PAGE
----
• Goc Ha Noi (Little Hanoi) Egg Coffee: Hidden down an alleyway, this egg coffee is the real deal. The women who run the cafe are from the north, so you know it’s gonna be good. Climb up the narrow ladder, and you’ll find yourself in a tiny room that resembles the living room of a traditional home. Don’t bother asking for a menu here- the only thing you should order is the egg coffee
  • Shin: Legendary. You’ll see tourists from across Asia piling in one of their two locations to snap photos, buy beans, and order pour overs. I’ll admit it: I bought a few bags myself to ship back to the States. I liked Shin so much, I came a few times- twice for egg coffees and once to try their cold brew. Everything was excellent. The egg coffee is a different style than what I had in the north, but still great
  • Cafe Apartment: An entire apartment block of cafes? When can I move in? I spent a morning here, visiting a few cafes and roaming the different floors, but could have easily come back time after time to try new places. My advice? Pay the small fee to take the lift to the top, and then work your way down
  • ID Cafe: Stopped in here one night after dinner for lychee tea. I can’t speak for their coffee, but the menu looked incredible, and the space is seriously great for chilling out or catching up with friends


I stayed in a budget Airbnb in District 1. It was walking distance to loads of things, but I wouldn’t stay in that exact Airbnb again. I waited until the day before my stay to book, which limited places available.

There are tons of modern, upmarket places to stay in Sai Gon, and as you’d expect, the best places are snatched up first, so book in advance for a good selection.


Upmarket places will have menus in English, but on the street, where English will likely be limited, it’s important to know how to communicate you’re a vegetarian, and to know names of a few dishes that are meat-free.

  • Generally, look for the words ‘quan chay’ or ‘com chay’ for vegetarian. ‘Chay’ is pronounced ‘chai’
    • Toi an chay (I am vegetarian)
  • Che is a sweet soup, fresh fruit, coconut milk
  • Nộm hoa chuối: banana flower salad with lime
  • Đậu sốt cà chua: braised tofu in tomato sauce
  • Rau muống xào tỏi: stir-fried morning glory with garlic
  • Bánh xèo chay: savoury rice pancakes with bean sprouts, and mushrooms
  • Cao lầu chay: Hoi An-style noodles in soy dressing with greens
  • Đậu hũ chiên sả ớt: Tofu fried with shredded lemongrass and chili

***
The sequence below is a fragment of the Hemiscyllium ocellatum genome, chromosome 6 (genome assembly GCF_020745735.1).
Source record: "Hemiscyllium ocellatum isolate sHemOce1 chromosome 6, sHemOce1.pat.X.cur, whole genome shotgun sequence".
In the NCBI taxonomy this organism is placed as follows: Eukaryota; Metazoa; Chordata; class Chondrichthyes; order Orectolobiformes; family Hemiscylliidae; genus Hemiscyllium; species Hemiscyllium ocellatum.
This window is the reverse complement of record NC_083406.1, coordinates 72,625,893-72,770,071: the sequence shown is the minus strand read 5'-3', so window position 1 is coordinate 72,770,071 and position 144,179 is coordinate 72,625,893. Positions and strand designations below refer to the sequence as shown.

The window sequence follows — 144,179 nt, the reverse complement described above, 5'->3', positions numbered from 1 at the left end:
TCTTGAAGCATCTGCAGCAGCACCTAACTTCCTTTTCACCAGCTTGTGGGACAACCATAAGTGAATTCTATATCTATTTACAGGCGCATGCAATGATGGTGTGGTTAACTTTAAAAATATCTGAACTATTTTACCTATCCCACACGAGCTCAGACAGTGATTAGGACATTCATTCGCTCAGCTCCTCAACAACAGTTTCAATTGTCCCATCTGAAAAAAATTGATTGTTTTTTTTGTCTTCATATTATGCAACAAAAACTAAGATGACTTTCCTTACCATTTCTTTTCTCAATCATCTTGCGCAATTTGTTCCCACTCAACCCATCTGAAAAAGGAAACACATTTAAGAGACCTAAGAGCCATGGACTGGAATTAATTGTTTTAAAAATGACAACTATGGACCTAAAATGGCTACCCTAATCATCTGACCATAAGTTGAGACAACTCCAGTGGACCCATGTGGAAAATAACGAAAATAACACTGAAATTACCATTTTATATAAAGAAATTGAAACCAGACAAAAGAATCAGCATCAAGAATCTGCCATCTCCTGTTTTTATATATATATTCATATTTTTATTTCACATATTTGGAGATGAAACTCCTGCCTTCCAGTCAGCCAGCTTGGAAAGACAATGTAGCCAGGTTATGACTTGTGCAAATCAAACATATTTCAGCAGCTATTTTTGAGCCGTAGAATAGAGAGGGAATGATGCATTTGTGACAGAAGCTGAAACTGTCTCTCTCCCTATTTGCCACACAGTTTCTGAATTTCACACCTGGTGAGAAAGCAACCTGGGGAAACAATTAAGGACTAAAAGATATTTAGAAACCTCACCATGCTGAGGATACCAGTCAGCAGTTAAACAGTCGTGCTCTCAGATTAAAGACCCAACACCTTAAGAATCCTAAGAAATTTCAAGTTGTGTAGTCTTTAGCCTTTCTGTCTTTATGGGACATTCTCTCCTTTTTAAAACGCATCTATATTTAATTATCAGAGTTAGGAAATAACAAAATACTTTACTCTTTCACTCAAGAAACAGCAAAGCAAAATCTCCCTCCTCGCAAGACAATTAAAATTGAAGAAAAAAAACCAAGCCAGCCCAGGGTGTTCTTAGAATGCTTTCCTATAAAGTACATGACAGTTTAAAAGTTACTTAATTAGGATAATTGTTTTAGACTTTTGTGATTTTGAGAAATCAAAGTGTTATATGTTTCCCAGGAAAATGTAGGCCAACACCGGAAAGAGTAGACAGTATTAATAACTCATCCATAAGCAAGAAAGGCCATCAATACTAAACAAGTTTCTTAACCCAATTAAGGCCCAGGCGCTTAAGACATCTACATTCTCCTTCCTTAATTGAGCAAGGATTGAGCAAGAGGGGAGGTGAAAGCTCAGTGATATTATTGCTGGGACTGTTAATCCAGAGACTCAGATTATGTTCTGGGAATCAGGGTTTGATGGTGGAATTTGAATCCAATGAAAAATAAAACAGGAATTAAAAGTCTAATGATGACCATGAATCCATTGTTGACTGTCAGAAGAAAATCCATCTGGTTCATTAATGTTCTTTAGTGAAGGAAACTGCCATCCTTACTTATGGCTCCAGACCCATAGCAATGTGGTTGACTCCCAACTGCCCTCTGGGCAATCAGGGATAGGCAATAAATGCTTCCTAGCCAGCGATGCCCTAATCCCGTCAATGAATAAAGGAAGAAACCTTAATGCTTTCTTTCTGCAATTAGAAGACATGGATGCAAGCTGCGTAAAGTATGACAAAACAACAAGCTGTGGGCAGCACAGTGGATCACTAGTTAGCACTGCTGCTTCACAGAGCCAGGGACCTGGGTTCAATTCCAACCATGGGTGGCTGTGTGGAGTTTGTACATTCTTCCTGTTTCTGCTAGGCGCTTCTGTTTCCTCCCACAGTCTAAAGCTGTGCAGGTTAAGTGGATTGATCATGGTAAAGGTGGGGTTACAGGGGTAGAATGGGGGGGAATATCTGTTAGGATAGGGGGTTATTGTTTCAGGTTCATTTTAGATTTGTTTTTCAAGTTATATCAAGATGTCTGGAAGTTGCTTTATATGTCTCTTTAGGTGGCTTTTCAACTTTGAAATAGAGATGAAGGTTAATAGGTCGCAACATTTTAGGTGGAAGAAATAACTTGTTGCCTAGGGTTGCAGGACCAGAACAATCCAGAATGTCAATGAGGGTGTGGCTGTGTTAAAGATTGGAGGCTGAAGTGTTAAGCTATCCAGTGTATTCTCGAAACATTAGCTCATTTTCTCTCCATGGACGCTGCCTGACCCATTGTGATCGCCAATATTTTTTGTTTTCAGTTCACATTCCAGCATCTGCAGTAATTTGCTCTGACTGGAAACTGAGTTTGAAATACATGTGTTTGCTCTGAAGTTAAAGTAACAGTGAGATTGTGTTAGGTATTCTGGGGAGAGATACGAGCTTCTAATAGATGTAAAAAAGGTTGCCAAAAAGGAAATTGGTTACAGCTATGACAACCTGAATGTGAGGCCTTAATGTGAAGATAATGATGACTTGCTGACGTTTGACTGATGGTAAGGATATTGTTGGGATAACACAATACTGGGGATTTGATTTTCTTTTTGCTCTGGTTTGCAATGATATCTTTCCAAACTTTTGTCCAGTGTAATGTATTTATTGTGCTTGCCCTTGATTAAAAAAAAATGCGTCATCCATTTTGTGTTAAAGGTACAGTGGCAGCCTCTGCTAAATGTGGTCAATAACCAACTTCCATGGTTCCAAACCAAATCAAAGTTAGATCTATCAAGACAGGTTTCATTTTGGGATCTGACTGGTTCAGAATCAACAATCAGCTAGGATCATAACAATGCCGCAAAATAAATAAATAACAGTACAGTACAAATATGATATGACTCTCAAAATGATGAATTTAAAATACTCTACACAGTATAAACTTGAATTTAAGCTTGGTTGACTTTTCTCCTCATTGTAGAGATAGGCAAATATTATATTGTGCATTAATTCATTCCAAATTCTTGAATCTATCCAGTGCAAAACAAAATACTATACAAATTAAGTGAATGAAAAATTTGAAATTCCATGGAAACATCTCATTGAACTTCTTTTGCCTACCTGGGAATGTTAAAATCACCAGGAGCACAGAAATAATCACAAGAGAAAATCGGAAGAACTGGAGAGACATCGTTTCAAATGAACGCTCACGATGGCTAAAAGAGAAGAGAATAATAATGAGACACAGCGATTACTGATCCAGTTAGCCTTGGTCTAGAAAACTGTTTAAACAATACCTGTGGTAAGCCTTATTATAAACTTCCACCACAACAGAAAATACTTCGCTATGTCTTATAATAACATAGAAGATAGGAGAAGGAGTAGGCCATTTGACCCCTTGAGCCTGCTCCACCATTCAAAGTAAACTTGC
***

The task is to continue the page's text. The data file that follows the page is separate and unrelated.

• Ca tim xoi mo hanh: Eggplant simmered with green onion


Visa: Visas are required to enter Vietnam for many countries. 

As an American trying to figure out if I could get a visa on arrival (as many Brits, Aussies and Europeans can do), online forums and government sites weren’t clear. Some said it would be possible in Hanoi or Sai Gon airports, but others said that without having a visa, it was possible I’d be denied entry.

So, I opted for the ‘safe’ route and secured a visa from the Vietnamese embassy in London before departing for my trip to Southeast Asia.

The entire process was simple, and one I’d recommend if you’re going for a short stay visit.

The only downside? I had to indicate set dates for entry, and had to select length of stay when applying. At the time of application, I applied for a month long visa, but would have loved to stay longer if I’d had the flexibility.

Language: Transactional English is widely spoken, especially in areas many tourists visit (e.g. the Old Quarter in Hanoi and District 1 in Sai Gon), and among younger Vietnamese. If you find someone who doesn’t speak English, you’ll likely be fine getting by with gestures and Google translate

Currency: Vietnamese Dong

I withdrew from a bank ATM. Look for Visa and Mastercard images on an ATM- that means it’s global, and only withdraw from a bank one (there’s less of a chance your card will be skimmed). I’d advise carrying cash on you- many purchases are so small, you won’t meet the card minimum if the place you’re at even takes cards

Budget: The cheapest place I visited in SE Asia, only rivalling Myanmar in day-to-day trip cost. You can definitely spend money in Vietnam, if that’s your thing and you’re living the luxe life, but if you’re trying to ball on a budget, you’ll have no problem eating well here, and doing cool activities 

Getting There (flying): Hanoi and Sai Gon have major international airports, which connect outside of Asia, as well as to major hubs- Bangkok, Kuala Lumpar, Singapore. To get from the airport to the city, hop in a Grab car- an easy and affordable way to get around the city 

When to Visit: Vietnam has two seasons, wet and dry. And, they vary in the north and south.

In the north, autumn (September-November) and Spring (March-April) are two best seasons to visit, when the weather is pleasant with milder temperatures.

And in the south, the drier months are December-March.

I visited Vietnam in late April/early May, and for the most part, had good weather.

The only exception?

Visiting Sai Gon the first week of May, I thought, surely it can’t be that rainy just yet?

Not only did it rain every day I was in Sai Gon- it down-poured. The kind of downpours where it’s hard to even see through the sheets of rain, let alone walk or drive in it. The first day, I thought, no big deal, I’m sure this will be over in a few minutes.

Wrong again.
The downpours were especially long- sometimes lasting hours with little relief from the pounding rain. In the first week of the rainy season, I got caught in a flood. Definitely wasn’t expecting that.

The lesson? Either try to visit when ideal seasons overlap (March), or be prepared for torrential downpours.

Tipping: Tipping is not common practice in Vietnam, although I’ve seen the practice debated on travel forums. Some upmarket places may add a service charge, and everyone appreciates if you round your Dong up, which is what I normally did 

WiFi Access: Every modern cafe I visited had WiFi, key word here is modern 

SIM Card Options: I bought a 30-day SIM upon arrival at Hanoi’s airport when I entered the country, paying ~$12 USD for an unlimited month’s worth of data. I’d also expect Sai Gon’s airport to have SIM options, or you could get one once you’re in the city

Have you ever been to Vietnam? Is it somewhere you’d like to visit one day?